When you hang your tent out to dry after a trip, check it for damage. It is far better to repair a small bit of damage now than to have a major problem later. Coghlans sell a pack of adhesive nylon cloth pieces which are excellent for small permanent repairs, on dry cloth. Check the fly and groundsheet fabric for any little holes, or places on the groundsheet where the waterproofing has failed - and patch them straight away! Check the guys for fraying, and also check the poles - carefully. The high-tensile aluminium poles can develop cracks at the ends if they are not correctly and carefully assembled each time. These cracks are very fine and run parallel to the tube. Then the pole breaks in a storm, and you have a real problem! Also check that the joints are clean, so the poles go together easily. A tip about those poles: when assembling them, do not let them snap together. The shock can lead to splitting over time.
Some regular TLC helps. Every now and then wash your tent, rinse it carefully, and then treat it with a good Durable Water Repellent. This helps keep the tent waterproof, which was the original idea. The DWR won't last forever, so when your tent gets wet under light rain, rather than having the water roll off it, do it again. Doing this keeps the tent lighter too, by stopping the fabric from absorbing a whole lot of water for you to carry. Alternately, get one made from the new silnylon: that material does not absorb any water at all. Check and clean all pole junctions as well. I don't recommend greasing the couplings as dirt sticks to the grease, but a dusting of graphite powder wouldn't hurt.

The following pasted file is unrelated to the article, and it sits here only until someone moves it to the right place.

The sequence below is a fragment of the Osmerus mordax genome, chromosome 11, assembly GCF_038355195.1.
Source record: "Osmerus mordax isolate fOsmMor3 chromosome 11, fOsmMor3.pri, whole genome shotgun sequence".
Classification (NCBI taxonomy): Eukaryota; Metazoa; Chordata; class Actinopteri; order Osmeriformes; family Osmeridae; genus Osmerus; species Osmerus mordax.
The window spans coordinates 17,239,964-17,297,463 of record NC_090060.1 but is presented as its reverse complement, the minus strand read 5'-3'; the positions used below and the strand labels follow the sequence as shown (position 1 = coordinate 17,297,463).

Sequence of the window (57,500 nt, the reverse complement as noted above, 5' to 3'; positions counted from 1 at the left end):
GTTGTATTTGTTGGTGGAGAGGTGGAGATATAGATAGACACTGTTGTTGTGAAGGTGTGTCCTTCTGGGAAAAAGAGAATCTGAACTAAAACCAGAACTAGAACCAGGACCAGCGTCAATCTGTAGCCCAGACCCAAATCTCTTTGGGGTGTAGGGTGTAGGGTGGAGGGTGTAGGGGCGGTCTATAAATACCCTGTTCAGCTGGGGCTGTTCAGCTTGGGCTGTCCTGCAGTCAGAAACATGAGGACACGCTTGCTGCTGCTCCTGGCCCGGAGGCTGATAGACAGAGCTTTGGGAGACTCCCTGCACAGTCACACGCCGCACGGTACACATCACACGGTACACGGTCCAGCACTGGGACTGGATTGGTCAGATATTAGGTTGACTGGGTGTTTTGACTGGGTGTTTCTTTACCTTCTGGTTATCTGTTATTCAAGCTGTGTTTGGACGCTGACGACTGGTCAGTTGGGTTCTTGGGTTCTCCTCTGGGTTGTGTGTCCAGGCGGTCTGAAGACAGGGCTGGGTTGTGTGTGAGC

Drying your tent out after a trip is more than just a way of preventing the growth of mold however. The polyurethane proofing layer on most common tent fabrics will actually absorb water over time, and then it goes sticky, gooey, and disintegrates, When this happens the fabric is ruined. Forget it: you can't restore it.